The National Electrical Safety Code (NESC) is now on a five- year revision cycle. The 2002 edition will be published on August 1, 2001, and “shall become effective no later than 180 days following its publication date” (Rule 016). There are a lot of changes. Over the next few IAEI News issues, I will try to share with you what I see as the significant changes.
Section 2 (Definitions)
Changes in Section 2, “Definitions of Special Terms,” have a far-reaching effect on all aspects of the code.
De-energized.The definition of de-energized has been changed to “Disconnected from all sources of electrical supply by open switches, disconnectors, jumpers, taps, or other means.” This is very different from the old definition which required grounding to eliminate electric charge in that de-energized was defined as “Free from any electrical connection to a source of potential difference and from electric charge.” All those places in the code that previously used the term de-energized, now use the phrase “de-energized and grounded.” It should be noted that the old definition of de-energized described something that was completely electrically safe. The replacement phrase is not exactly the same. The degree of safety is a function of the quality of the ground. To be exactly the same, the phrase should be, “de-energized and effectively grounded.”
Communication lines.The old definition of communication lines limited the transmitted power of the line to 150 watt. In the new definition, if the operating voltage is “not more than 90 volts ac or 150 volts dc, no limit is placed on the transmitted power of the system.”
Qualified.The old definition of qualified was “Having adequate knowledge….” The new definition is “Having been trained in and demonstrated adequate knowledge… including identification of and exposure to electric supply and communication lines and equipment in or near the workplace.” The qualified person must now demonstrate that they have acquired the knowledge and be aware of the hazards associated with all the other lines and equipment in the vicinity, not just the lines and equipment on which they are working.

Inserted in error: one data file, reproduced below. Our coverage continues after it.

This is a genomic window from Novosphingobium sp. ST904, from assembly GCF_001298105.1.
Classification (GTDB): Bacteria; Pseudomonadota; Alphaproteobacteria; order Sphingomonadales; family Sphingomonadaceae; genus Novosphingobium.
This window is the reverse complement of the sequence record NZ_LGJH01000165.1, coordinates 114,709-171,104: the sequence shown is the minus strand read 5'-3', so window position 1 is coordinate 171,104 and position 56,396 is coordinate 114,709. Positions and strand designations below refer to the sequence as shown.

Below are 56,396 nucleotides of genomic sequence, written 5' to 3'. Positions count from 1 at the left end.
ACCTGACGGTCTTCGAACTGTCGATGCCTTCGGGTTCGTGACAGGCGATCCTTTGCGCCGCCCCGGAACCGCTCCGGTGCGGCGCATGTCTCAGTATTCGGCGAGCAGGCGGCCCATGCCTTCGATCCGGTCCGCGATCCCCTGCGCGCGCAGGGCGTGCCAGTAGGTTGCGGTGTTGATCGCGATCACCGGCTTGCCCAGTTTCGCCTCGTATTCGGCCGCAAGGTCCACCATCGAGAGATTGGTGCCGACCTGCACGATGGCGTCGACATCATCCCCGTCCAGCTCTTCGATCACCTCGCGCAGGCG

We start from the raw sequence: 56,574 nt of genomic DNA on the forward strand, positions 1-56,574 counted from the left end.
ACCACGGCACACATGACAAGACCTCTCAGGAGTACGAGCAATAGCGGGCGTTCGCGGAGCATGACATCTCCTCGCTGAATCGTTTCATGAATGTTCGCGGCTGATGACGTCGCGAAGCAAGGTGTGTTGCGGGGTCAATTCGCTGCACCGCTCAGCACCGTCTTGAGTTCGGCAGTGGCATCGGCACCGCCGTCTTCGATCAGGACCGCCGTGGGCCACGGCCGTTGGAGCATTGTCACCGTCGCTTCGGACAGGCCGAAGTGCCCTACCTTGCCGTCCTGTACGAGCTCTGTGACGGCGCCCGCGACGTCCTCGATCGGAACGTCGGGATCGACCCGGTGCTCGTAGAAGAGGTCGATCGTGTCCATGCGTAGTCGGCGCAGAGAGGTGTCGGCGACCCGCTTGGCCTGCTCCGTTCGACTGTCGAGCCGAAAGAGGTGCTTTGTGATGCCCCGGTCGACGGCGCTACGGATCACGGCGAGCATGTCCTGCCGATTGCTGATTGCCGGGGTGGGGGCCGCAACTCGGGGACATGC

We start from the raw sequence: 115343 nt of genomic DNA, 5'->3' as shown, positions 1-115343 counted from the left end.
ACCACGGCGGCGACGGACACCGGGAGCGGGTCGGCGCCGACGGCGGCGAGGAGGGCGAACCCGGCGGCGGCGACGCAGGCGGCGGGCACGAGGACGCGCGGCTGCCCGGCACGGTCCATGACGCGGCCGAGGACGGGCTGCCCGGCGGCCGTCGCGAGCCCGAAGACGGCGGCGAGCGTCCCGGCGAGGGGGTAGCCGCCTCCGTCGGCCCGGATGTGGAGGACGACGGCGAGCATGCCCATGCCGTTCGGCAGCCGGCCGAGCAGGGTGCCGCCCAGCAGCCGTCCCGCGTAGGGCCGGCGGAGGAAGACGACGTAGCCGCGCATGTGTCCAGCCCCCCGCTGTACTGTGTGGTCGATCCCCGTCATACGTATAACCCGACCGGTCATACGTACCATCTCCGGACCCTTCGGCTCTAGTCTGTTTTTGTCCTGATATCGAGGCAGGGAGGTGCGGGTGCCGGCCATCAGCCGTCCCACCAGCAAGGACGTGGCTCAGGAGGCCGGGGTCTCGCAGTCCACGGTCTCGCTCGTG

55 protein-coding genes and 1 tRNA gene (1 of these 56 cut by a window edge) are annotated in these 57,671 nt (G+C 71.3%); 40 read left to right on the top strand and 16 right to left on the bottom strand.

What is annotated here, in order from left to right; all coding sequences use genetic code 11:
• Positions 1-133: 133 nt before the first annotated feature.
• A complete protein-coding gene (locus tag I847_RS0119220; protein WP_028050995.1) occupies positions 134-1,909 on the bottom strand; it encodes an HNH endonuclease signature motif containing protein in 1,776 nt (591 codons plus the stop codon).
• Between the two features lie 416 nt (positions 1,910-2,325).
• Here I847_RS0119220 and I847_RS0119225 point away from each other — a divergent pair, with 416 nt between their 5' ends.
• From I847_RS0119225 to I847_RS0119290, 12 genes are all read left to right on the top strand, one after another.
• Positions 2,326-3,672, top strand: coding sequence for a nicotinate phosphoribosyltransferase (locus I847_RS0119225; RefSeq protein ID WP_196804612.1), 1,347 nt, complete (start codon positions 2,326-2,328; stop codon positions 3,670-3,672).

Readily climbable supporting structure.The definition now states that a supporting structure is readily climbable if a normal person can climb it without “extraordinary physical effort.” The definition also goes on to describe an example of a supporting structure not readily climbable, “A supporting structure with a space of 8 feet or more between handholds and footholds starting not more than 6 feet above grade…” There are also two notes added to the definition to clarify that diagonal braces on towers are not considered to be handholds or footholds.
Vault.The definition now requires a vault to be “A structurally solid enclosure including all sides, top, and bottom….” Under the old definition, a supply station enclosed with a structurally solid fence (sides only) could be considered a vault.
Additions to the definitions section. The following terms have been added to Section 2: fiber-reinforced composite structure and components, multi-grounded/multiple grounded system, neutral conductor, service point, shield wire/conductor (also referred to as a static wire or ground wire), single grounded system/uni-grounded system, ungrounded system, and uni-grounded system.
Section 9 (Grounding Methods)
In Rule 93, “metallic electrical equipment cases” may now serve as part of a grounding conductor to an acceptable grounding electrode.
In Rule 97A, grounding conductors associated with shield wires of power circuits shall now be run separately from grounding conductors associated with surge arresters of circuits over 750 volt, lighting and power circuits under 750 volts, and lightning rods.
In Rule 97D1 for ungrounded or single-grounded systems, the primary or secondary grounding conductor must now be insulated for 600 volts.
New Rule 97G covers common grounding conductors and bonding of electric supply and communication system grounding conductors on joint use structures.
Part 1 (Electric Supply Stations)
Rule 110B2 has been greatly expanded by the addition of three exceptions to allow permanent and temporary storage of construction and maintenance materials at a supply station site under specific conditions. The old rule did not allow storage except for “minor parts essential to the maintenance of the installed equipment.”
Rule 127A2 (old 127A3) which deals with ventilation of coal-handling areas has been changed to better define what is considered adequate ventilation.
Part 2 (Overhead Electric Supply and Communication Lines)
Rule 217A2 covers safety requirements for readily climbable supporting structures. The old exception to the rule stated, “This rule does not apply where the right-of-way is fenced.” A split rail fence could meet this requirement. The revised exception states that “This rule does not apply where access to the supporting structure is limited by a fence meeting the height requirements of Rule 110A1″ (7 foot).
Rule 231B covers placement of supporting structures relative to roadway curbs. This rule has been changed to specify 6-inch clearance from redirectional curbs. For paved or concrete swell-type curbs, the structure shall be located behind the curb.
Rule 232B4 has been changed to cover the vertical clearance above ground, roadway, rail, or water surface of street and area lighting luminaires mounted on supporting structures. “Grounded luminair cases and brackets shall be considered as effectively grounded equipment cases” in Table 232-2.
I will continue with the Part 2 revisions in the next issue. If you have any general questions about the NESC, please call me at 302-454-4910 or contact me via e-mail me firstname.lastname@example.org.
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